Ehrlich comments made at expense of others


OUTSIDE Pimlico Race Course yesterday, there was Michael Steele, the lieutenant governor of Maryland. He was talking with a couple of horse breeders, Yu Wang and Richard Wang. This looked dangerous, and possibly un-American, as perceived by Robert L. Ehrlich Jr. The Wang brothers are Chinese. Steele is an African-American.

"This looks like multiculturalism to me," I said.

"Ha-ha-ha," said Steele. "Ha-ha-ha-ha."

He laughed loudly, and kept on laughing. Everybody stood there and waited for him to stop the laughing, but Steele kept going. "Ha-ha-ha," and "ha-ha-ha," he said. It was the kind of forced laugh that stalls for time. "Ha-ha-ha." It was laughter that says, I know where you're trying to take me with this, but if I keep laughing long enough, maybe you'll go away and not make me talk about this crass and crude and mean-spirited language uttered by my boss that sounds like an insult to everyone in America whose people came from some other place - which is, in fact, just about every single soul in America.

"So, what's your question?" Steele said when he finally stopped laughing.

"Are you comfortable," he was asked, "with the governor's remarks about multiculturalism?"

"I'm comfortable," Steele sighed, "with my governor."

"That's your best shot?"

But Steele turned and walked away, awaiting the arrival of Governor Ehrlich so the two of them could walk into the annual Alibi Breakfast at Pimlico, kicking off Preakness Weekend, and guard each other's flanks.

Because the flak is coming from everywhere now.

The governor refuses to apologize, and the lieutenant governor wishes the issue would go away. But it does not. A week ago, Comptroller William Donald Schaefer was in a public snit because a woman who served him at a McDonald's didn't speak English well enough. This became a launching pad for a governor who once called himself a uniter.

With his superb sense of piling on, initially learned when he resided in Newt Gingrich's back pocket, Ehrlich quickly echoed Schaefer. Isn't this grand? Let's have the most powerful people in government bully some poor Hispanic woman struggling to learn the language while making minimum wage and probably sending any spare dollars she makes back home to Guatemala or someplace to help support the family there.

Reaching for the loftiest heights of the most sophisticated and diplomatic language in his vocabulary, the governor, speaking on WBAL radio, declared the great American melting pot "crap" and "bunk."

Those were his exact words, though Ehrlich attached them to a buzzword that he believed would give him political cover: multiculturalism. So, what's multiculturalism? Multi, meaning more than one. Culture, referring to the many different ethnic and racial and religious backgrounds that make up the great national mix - or, as we sometimes call it when we teach it to schoolchildren about learning to live with their neighbors - the melting pot.

Which leaves us with the fallout.

It leaves us with immigrant groups across the state expressing their hurt feelings, and demanding an apology, and the governor saying "no." Partly, he says "no" because he knows he has tapped into something that might work for him: that dark, nervous, twitching piece of the national psyche that cowers from anything, or anyone, perceived to be different and therefore threatening. A nation of nearly 300 million people, who came from every corner of the earth - and we're still looking for "outsiders."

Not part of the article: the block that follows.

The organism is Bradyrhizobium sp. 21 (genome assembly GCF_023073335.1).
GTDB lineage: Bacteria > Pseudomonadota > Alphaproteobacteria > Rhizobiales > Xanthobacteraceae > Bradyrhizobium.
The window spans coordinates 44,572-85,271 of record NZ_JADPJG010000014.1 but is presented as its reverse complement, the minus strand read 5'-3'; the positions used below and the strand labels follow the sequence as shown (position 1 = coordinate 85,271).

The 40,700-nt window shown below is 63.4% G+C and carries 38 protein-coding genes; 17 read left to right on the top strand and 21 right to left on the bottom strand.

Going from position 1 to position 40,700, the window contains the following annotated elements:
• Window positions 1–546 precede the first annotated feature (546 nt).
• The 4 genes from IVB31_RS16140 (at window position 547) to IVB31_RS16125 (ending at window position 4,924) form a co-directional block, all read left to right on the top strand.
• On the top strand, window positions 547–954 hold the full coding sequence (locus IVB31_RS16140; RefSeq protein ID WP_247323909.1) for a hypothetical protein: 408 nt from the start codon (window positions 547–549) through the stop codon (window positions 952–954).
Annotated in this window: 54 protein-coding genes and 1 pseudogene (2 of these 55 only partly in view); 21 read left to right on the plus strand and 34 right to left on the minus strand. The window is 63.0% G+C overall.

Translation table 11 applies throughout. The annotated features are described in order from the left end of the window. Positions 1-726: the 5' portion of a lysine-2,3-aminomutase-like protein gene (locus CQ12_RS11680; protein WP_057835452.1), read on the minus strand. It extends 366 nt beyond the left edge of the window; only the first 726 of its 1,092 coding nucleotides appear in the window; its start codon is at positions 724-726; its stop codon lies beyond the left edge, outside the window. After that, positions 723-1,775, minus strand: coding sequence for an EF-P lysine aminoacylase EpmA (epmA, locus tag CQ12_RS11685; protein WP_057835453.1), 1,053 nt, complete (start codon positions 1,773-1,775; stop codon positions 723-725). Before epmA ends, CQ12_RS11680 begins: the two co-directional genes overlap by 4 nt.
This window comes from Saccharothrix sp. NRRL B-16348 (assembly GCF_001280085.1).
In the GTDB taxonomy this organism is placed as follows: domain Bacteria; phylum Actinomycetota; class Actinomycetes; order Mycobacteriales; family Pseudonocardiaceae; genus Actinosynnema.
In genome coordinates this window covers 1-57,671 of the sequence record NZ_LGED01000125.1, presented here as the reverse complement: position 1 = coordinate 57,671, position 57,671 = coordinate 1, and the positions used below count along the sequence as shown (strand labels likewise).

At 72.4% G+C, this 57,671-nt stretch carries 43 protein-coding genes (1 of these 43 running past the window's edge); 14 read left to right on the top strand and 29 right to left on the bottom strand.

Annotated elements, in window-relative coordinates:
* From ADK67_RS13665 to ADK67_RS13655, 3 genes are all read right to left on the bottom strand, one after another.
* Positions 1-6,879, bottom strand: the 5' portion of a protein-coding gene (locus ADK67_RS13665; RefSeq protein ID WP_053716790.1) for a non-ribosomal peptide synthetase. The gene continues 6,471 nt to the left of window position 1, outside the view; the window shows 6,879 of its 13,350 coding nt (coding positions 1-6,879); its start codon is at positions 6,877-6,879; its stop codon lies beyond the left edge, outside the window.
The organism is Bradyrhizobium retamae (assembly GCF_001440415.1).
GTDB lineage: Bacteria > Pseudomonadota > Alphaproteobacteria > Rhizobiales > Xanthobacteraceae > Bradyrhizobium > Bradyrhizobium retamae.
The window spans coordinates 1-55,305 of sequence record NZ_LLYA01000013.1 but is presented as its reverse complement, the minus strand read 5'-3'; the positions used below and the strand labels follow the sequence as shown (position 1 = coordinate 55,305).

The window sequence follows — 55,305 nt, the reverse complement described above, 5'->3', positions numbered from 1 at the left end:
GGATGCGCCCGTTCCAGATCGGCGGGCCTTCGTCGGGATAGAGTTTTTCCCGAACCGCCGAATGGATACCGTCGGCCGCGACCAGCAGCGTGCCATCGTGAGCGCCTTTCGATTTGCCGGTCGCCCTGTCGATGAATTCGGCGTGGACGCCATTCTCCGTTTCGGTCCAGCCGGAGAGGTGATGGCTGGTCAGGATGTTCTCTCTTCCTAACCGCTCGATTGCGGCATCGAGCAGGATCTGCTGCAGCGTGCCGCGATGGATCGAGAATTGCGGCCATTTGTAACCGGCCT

For heaven's sake, just look in the mirror.

Or talk to Jorge Ribas. Ribas, out of Ecuador, has been in this country for only 42 years, so maybe he's still considered an outsider. After all, he has an accent. He'd have been hell behind that McDonald's counter. But Ribas spent 28 years in the U.S. Army before retiring as a lieutenant colonel. Also, he is Republican, chairman of the Maryland Hispanic Republican Caucus, which is what drew Ehrlich to Ribas more than a year ago during the campaign for governor.

"I was in the Latin Palace, on Broadway," Ribas recalled. "And Ehrlich came over to me and said he needed my help. He said, `I come from humble origins, like many immigrants.' He used those exact words. I was impressed. Wouldn't you be impressed? I said, I'll do whatever I can to help this man; I'm a good Republican. I spent five months of my life, full time, working to get him elected. I will never do it again."

The relationship soured after the election, when Ribas complained publicly that Ehrlich had appointed no Latinos to his Cabinet. Republican leaders' response? They ousted Ribas' group from the party and formed their own Hispanic caucus. But Ehrlich's new remarks offended Ribas because he understands the language of code words.

"I'm still Republican; I believe in Republican values," Ribas said. "But this ... when I heard the governor's remarks, I felt nauseous. Here's a man who's using Hispanics as scapegoats in order to throw red meat to the ignorant, uneducated people of his base. This was planned; this was part of his political strategy.

"And Michael Steele, who comes from the experience of slavery - he's a caricature now, refusing to say anything about these remarks. It's appalling. The woman at McDonald's didn't speak English well enough? We all want to learn English. Every immigrant does. But, what do they think, you learn a new language overnight? We come here and we work, and we learn.

"And then we hear this type of talk, which leads to violence. It's political opportunism at the expense of an ethnic group."

Actually, it's political opportunism at the expense of all ethnic groups who are considered the Other.

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